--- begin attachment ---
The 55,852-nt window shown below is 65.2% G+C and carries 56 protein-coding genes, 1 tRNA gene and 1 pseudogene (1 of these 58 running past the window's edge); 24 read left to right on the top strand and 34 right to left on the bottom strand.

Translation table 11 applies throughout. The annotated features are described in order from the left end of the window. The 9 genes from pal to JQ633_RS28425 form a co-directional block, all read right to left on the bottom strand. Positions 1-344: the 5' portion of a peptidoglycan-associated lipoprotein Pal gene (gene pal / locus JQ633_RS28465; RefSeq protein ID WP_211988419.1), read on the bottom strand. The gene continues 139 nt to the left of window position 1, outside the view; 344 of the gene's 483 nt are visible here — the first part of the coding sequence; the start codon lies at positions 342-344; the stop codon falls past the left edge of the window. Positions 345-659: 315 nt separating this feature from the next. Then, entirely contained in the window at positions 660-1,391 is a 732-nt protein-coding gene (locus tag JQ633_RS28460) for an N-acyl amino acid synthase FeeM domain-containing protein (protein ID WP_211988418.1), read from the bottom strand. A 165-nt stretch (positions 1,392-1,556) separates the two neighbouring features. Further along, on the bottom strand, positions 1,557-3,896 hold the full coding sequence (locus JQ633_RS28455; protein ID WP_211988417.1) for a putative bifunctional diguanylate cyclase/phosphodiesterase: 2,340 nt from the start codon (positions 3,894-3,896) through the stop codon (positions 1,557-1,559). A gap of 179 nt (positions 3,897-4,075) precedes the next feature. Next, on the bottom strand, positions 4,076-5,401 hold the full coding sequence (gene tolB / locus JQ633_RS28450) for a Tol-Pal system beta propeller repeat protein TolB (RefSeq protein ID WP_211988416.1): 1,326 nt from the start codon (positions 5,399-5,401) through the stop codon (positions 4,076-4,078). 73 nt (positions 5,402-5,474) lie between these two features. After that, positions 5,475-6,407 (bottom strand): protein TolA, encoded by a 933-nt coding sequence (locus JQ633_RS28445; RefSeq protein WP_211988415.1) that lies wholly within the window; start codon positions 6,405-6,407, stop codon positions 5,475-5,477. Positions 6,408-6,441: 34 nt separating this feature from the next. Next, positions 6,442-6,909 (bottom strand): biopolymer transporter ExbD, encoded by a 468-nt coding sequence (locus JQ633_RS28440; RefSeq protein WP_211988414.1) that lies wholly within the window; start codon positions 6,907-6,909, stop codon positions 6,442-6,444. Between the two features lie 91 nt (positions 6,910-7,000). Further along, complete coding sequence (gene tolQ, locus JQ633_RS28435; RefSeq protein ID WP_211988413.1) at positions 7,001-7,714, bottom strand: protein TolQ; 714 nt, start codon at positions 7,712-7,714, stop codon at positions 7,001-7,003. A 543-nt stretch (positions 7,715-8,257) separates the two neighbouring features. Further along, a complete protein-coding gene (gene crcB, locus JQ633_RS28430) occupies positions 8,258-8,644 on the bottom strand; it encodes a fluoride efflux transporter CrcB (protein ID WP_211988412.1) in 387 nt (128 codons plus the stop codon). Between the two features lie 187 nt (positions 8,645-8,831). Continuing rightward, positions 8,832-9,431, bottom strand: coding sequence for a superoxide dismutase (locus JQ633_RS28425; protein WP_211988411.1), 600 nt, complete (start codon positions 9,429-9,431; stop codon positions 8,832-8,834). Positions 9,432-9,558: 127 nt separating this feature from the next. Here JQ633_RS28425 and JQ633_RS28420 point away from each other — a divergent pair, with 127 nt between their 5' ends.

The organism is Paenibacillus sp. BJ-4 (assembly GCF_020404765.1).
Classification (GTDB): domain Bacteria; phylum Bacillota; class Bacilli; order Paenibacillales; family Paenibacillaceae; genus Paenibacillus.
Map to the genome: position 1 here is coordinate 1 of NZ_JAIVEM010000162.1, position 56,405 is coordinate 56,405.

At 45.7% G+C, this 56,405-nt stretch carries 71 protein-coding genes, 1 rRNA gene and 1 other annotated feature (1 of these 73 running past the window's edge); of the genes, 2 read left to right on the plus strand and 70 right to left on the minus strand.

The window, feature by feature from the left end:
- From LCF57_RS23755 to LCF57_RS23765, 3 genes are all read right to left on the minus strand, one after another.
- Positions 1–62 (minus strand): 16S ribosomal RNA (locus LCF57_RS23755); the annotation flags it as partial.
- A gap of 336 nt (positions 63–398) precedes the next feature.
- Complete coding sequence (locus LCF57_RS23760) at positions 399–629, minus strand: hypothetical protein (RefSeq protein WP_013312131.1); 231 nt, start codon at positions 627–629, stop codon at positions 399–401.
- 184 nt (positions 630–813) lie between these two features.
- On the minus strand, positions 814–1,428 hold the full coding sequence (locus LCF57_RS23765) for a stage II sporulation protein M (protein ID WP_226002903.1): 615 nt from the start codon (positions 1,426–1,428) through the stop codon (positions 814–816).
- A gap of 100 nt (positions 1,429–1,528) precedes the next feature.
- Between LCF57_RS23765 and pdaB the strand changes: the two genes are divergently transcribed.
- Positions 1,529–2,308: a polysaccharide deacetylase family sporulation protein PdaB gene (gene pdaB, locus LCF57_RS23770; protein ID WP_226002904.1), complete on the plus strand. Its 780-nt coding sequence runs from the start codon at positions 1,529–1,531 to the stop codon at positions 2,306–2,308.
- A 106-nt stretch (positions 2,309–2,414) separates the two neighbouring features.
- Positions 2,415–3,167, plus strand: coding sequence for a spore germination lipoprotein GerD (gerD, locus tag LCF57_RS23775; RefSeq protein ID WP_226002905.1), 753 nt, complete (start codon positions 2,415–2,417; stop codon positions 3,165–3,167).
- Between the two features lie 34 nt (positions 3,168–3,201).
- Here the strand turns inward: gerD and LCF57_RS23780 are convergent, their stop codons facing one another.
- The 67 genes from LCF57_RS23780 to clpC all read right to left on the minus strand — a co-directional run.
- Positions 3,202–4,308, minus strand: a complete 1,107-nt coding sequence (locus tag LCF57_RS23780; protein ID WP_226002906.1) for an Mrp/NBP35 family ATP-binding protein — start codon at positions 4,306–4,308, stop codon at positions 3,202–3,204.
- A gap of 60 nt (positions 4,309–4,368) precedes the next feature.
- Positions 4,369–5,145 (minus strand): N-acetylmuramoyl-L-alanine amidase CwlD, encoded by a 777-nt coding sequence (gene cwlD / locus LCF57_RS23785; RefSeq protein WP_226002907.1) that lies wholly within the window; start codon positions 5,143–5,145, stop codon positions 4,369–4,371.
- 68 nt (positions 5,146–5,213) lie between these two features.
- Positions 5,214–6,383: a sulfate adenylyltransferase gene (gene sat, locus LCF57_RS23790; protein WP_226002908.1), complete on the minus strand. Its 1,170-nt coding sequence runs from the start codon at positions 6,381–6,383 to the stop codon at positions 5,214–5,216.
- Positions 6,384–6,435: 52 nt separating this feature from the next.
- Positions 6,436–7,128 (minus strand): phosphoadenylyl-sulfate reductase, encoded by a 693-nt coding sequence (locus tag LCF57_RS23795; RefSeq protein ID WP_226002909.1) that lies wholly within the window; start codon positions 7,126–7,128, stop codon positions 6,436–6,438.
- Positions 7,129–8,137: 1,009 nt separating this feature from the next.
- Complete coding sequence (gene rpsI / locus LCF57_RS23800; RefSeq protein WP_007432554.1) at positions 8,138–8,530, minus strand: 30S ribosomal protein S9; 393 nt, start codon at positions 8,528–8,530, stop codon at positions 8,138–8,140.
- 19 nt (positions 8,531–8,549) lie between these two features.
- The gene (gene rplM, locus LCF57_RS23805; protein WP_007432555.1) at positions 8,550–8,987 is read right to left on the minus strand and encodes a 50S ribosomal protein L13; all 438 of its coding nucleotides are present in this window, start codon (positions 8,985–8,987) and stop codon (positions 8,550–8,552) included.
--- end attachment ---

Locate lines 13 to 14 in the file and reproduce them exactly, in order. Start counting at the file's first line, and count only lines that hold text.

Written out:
- On the minus strand, positions 814–1,428 hold the full coding sequence (locus LCF57_RS23765) for a stage II sporulation protein M (protein ID WP_226002903.1): 615 nt from the start codon (positions 1,426–1,428) through the stop codon (positions 814–816).
- A gap of 100 nt (positions 1,429–1,528) precedes the next feature.